Farmers who have to leave their animals due to a disaster, can now register their herds via an AI chatbot called Ema for Animals.

Situate Me, the emergency management crowd-sourcing specialist behind Virtual Disaster Assistant Ema, launched the new animal welfare add-on at the 58th New Zealand Institute of Animal Management conference in Wellington last month.

Livestock owners who are not on the farm, or have to leave when disaster strikes, are able to register their unattended animals with Ema.

The Situate Me team with Mac the huntaway. Photo / Supplied
The Situate Me team with Mac the huntaway. Photo / Supplied

Ema takes the farmer through a series of questions to establish species, stock numbers, gender and special needs, as well as any dangerous and anti-social characteristics.

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Farmers are also able to give location details of feedlots, water troughs, loading pens and other resources on their farm, which would assist emergency responders when attending to their livestock.

From a cloud-based dashboard, local authorities and government departments who have installed the platform can gauge the scale of the operation in advance of heading into a disaster zone.

Emergency responders can view mapped data to assess the extent of the unattended animal issue and plan how best to prioritise check-ups, feeding, milking, rescue and relocation.

Rob Gourdie, Situate Me's co-founder, said the unattended animal bot, which was a first for the emergency management industry, would transform the animal welfare effort in an emergency situation.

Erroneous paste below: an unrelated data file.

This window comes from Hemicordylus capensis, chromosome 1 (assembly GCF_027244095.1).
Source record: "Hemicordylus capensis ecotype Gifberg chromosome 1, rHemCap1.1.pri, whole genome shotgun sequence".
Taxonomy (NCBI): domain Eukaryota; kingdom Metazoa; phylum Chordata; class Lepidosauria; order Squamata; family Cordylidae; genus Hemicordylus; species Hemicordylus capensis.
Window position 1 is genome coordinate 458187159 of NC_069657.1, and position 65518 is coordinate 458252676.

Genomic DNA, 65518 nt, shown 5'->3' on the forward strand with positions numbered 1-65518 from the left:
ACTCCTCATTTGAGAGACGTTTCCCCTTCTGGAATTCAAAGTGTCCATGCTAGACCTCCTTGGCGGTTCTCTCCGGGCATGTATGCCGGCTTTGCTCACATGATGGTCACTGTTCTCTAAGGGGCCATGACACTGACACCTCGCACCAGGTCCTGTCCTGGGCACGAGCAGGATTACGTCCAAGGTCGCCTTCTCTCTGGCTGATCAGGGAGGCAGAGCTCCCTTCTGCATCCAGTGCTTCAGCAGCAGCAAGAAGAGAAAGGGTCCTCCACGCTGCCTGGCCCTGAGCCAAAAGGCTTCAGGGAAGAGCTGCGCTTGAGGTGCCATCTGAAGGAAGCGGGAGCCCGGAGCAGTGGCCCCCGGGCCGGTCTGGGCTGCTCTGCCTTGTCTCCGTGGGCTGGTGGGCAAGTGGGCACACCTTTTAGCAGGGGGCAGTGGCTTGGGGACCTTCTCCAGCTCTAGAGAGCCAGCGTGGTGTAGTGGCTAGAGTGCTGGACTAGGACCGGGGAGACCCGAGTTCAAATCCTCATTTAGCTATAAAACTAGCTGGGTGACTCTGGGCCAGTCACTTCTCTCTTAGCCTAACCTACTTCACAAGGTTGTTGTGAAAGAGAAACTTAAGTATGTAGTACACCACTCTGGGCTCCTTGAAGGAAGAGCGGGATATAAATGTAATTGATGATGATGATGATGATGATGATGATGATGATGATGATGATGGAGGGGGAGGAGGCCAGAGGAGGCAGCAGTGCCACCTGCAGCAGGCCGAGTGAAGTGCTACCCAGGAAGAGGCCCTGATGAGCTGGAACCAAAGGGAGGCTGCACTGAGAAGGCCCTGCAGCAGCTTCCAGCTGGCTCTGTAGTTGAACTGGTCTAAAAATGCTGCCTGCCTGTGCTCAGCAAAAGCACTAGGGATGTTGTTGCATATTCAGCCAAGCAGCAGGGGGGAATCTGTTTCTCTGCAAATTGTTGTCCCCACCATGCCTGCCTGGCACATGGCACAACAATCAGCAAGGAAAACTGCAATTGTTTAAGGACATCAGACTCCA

Ema for Animals' responder dashboard for livestock. Photo / Supplied
Ema for Animals' responder dashboard for livestock. Photo / Supplied

He added that the operational impact of Ema's help for authorities would be huge.

"Ema for Animals captures livestock data at the moment it is actually needed and Ema's questions can be adapted 'on the fly' to gain specific details on behalf of the emergency responders.

"This avoids the overhead of trying to maintain the integrity of a very large set of data over the years, for the day it is finally needed. Experience has shown that confidence in historical data in emergencies is often quite low and often ignored in favour of more immediate ways of gathering data," said Gourdie.

Hundreds of farmers could enter information about affected livestock simultaneously with Ema, and the data would be up-to-the-minute accurate.

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"For livestock owners, Ema for Animals fulfils a significant emotional need. The extra stress and anxiety that worrying about livestock and livelihood adds to an emergency situation cannot be underestimated," said Gourdie.

Ema for Animals' responder dashboard for pets. Photo / Supplied
Ema for Animals' responder dashboard for pets. Photo / Supplied

"Importantly, being able to quickly register unattended livestock may prevent concerned animal owners from breaking through cordons and putting themselves in danger in an attempt to reach their animals."

Situate Me said it was now inviting local councils and emergency management groups to evaluate the unattended animal situational awareness tool with a view to including it in their preparedness resources.

Emergency groups, as well as livestock owners, can find out more about the animal welfare resource – which also includes a register specifically for unattended pets – at www.situateme.com/animalwelfare.